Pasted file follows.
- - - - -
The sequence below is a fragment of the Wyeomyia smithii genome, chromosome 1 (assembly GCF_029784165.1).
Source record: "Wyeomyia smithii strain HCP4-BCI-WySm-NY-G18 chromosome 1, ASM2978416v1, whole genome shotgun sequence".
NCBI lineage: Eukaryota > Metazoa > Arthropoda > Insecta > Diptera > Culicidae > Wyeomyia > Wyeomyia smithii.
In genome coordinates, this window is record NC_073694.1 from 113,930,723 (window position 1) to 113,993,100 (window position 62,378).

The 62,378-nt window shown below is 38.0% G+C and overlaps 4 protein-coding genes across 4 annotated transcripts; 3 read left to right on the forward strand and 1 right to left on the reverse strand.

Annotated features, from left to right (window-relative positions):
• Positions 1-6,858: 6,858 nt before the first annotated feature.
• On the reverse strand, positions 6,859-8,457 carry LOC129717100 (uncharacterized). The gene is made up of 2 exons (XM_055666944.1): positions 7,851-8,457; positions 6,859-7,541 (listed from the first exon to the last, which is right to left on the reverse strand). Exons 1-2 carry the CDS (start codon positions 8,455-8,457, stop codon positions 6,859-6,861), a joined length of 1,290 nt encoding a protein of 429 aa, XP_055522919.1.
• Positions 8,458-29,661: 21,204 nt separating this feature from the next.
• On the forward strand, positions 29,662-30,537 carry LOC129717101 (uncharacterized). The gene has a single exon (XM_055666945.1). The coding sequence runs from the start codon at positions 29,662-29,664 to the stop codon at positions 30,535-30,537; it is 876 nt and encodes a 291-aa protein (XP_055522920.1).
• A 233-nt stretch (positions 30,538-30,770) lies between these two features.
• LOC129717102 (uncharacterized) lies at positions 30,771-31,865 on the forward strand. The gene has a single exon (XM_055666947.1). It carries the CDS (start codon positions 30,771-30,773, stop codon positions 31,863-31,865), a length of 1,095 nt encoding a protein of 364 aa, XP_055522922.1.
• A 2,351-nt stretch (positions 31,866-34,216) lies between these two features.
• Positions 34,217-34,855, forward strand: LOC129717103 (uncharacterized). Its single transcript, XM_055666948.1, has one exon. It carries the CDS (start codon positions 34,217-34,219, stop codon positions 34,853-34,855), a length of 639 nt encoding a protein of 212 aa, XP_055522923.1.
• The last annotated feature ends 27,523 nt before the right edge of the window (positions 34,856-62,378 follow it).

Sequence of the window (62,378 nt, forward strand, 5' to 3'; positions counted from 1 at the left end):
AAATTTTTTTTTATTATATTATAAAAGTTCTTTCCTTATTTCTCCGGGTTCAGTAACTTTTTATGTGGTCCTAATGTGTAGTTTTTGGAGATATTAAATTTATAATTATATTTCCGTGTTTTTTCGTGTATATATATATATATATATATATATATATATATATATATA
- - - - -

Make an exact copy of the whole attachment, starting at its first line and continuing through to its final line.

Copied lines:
The sequence below is a fragment of the Wyeomyia smithii genome, chromosome 1 (assembly GCF_029784165.1).
Source record: "Wyeomyia smithii strain HCP4-BCI-WySm-NY-G18 chromosome 1, ASM2978416v1, whole genome shotgun sequence".
NCBI lineage: Eukaryota > Metazoa > Arthropoda > Insecta > Diptera > Culicidae > Wyeomyia > Wyeomyia smithii.
In genome coordinates, this window is record NC_073694.1 from 113,930,723 (window position 1) to 113,993,100 (window position 62,378).

The 62,378-nt window shown below is 38.0% G+C and overlaps 4 protein-coding genes across 4 annotated transcripts; 3 read left to right on the forward strand and 1 right to left on the reverse strand.

Annotated features, from left to right (window-relative positions):
• Positions 1-6,858: 6,858 nt before the first annotated feature.
• On the reverse strand, positions 6,859-8,457 carry LOC129717100 (uncharacterized). The gene is made up of 2 exons (XM_055666944.1): positions 7,851-8,457; positions 6,859-7,541 (listed from the first exon to the last, which is right to left on the reverse strand). Exons 1-2 carry the CDS (start codon positions 8,455-8,457, stop codon positions 6,859-6,861), a joined length of 1,290 nt encoding a protein of 429 aa, XP_055522919.1.
• Positions 8,458-29,661: 21,204 nt separating this feature from the next.
• On the forward strand, positions 29,662-30,537 carry LOC129717101 (uncharacterized). The gene has a single exon (XM_055666945.1). The coding sequence runs from the start codon at positions 29,662-29,664 to the stop codon at positions 30,535-30,537; it is 876 nt and encodes a 291-aa protein (XP_055522920.1).
• A 233-nt stretch (positions 30,538-30,770) lies between these two features.
• LOC129717102 (uncharacterized) lies at positions 30,771-31,865 on the forward strand. The gene has a single exon (XM_055666947.1). It carries the CDS (start codon positions 30,771-30,773, stop codon positions 31,863-31,865), a length of 1,095 nt encoding a protein of 364 aa, XP_055522922.1.
• A 2,351-nt stretch (positions 31,866-34,216) lies between these two features.
• Positions 34,217-34,855, forward strand: LOC129717103 (uncharacterized). Its single transcript, XM_055666948.1, has one exon. It carries the CDS (start codon positions 34,217-34,219, stop codon positions 34,853-34,855), a length of 639 nt encoding a protein of 212 aa, XP_055522923.1.
• The last annotated feature ends 27,523 nt before the right edge of the window (positions 34,856-62,378 follow it).

Sequence of the window (62,378 nt, forward strand, 5' to 3'; positions counted from 1 at the left end):
AAATTTTTTTTTATTATATTATAAAAGTTCTTTCCTTATTTCTCCGGGTTCAGTAACTTTTTATGTGGTCCTAATGTGTAGTTTTTGGAGATATTAAATTTATAATTATATTTCCGTGTTTTTTCGTGTATATATATATATATATATATATATATATATATATATATA